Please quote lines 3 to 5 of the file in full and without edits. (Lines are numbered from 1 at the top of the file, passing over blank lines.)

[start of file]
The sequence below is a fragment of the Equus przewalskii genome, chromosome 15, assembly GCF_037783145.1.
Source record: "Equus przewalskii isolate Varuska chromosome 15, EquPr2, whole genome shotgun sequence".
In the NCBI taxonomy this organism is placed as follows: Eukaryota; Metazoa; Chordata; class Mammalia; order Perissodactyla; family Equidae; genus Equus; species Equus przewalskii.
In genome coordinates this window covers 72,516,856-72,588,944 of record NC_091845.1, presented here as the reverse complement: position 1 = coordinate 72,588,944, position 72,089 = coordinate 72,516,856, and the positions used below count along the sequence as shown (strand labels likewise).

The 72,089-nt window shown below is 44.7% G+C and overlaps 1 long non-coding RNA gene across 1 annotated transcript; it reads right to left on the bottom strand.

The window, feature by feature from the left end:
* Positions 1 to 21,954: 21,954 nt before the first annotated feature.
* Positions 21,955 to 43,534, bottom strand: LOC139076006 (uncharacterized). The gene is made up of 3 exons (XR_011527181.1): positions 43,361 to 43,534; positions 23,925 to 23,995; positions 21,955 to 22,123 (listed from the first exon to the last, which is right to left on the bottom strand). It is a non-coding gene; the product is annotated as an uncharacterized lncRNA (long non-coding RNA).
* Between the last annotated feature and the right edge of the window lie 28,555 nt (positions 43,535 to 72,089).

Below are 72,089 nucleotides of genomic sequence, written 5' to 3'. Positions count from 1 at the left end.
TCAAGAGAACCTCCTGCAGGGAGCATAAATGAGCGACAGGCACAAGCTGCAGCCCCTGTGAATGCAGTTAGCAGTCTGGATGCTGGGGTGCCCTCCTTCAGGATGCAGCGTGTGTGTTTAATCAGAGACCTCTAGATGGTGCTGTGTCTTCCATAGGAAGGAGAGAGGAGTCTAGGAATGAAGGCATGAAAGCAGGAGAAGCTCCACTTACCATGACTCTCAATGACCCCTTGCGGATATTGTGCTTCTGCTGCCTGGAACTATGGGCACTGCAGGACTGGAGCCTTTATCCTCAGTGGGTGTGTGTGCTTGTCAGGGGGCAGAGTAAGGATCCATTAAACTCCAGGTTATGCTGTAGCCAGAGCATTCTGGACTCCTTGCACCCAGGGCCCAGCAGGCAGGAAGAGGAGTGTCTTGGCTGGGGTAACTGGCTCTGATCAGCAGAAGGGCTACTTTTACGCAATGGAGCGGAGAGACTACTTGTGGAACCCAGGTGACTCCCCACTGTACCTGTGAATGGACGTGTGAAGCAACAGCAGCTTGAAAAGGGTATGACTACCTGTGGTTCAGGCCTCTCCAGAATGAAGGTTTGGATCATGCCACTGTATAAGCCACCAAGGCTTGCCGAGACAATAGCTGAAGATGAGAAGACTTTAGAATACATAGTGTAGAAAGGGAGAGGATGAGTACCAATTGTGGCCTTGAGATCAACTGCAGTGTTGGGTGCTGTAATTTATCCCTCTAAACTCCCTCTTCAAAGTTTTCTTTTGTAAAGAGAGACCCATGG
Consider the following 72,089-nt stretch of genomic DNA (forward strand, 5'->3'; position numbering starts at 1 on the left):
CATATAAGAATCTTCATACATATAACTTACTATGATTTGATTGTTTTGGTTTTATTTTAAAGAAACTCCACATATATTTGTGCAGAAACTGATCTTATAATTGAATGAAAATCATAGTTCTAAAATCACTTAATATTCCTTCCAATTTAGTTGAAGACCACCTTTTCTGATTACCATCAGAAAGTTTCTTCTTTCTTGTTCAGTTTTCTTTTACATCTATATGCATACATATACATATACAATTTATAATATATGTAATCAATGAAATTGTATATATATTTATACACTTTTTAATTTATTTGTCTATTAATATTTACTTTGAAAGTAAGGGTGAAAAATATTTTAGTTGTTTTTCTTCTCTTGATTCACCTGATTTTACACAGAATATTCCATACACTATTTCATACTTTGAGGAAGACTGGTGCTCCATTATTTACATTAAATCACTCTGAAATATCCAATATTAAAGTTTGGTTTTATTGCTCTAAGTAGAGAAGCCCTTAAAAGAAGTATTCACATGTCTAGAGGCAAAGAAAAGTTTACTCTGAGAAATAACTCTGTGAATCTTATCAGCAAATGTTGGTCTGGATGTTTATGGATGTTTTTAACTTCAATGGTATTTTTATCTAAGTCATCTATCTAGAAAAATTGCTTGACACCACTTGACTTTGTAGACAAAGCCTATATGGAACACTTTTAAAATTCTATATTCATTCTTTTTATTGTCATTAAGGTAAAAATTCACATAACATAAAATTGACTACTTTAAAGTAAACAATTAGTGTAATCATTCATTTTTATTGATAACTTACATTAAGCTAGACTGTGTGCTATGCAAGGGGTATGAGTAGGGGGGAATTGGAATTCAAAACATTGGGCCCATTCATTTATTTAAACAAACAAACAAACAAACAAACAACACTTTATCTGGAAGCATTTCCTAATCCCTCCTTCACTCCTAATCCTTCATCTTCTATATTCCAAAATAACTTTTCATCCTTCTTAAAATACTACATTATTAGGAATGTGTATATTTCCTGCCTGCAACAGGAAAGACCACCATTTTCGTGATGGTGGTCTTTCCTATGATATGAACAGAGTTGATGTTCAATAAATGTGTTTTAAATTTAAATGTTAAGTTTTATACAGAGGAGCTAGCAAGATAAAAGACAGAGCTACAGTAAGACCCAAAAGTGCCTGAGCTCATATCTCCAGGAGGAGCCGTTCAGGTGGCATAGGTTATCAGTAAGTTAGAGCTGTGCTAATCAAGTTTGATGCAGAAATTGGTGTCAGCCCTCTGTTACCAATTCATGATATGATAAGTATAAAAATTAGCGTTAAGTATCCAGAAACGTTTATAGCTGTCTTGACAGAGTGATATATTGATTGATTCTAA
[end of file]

In the NCBI taxonomy this organism is placed as follows: Eukaryota; Metazoa; Chordata; class Mammalia; order Perissodactyla; family Equidae; genus Equus; species Equus przewalskii.
In genome coordinates this window covers 72,516,856-72,588,944 of record NC_091845.1, presented here as the reverse complement: position 1 = coordinate 72,588,944, position 72,089 = coordinate 72,516,856, and the positions used below count along the sequence as shown (strand labels likewise).

The 72,089-nt window shown below is 44.7% G+C and overlaps 1 long non-coding RNA gene across 1 annotated transcript; it reads right to left on the bottom strand.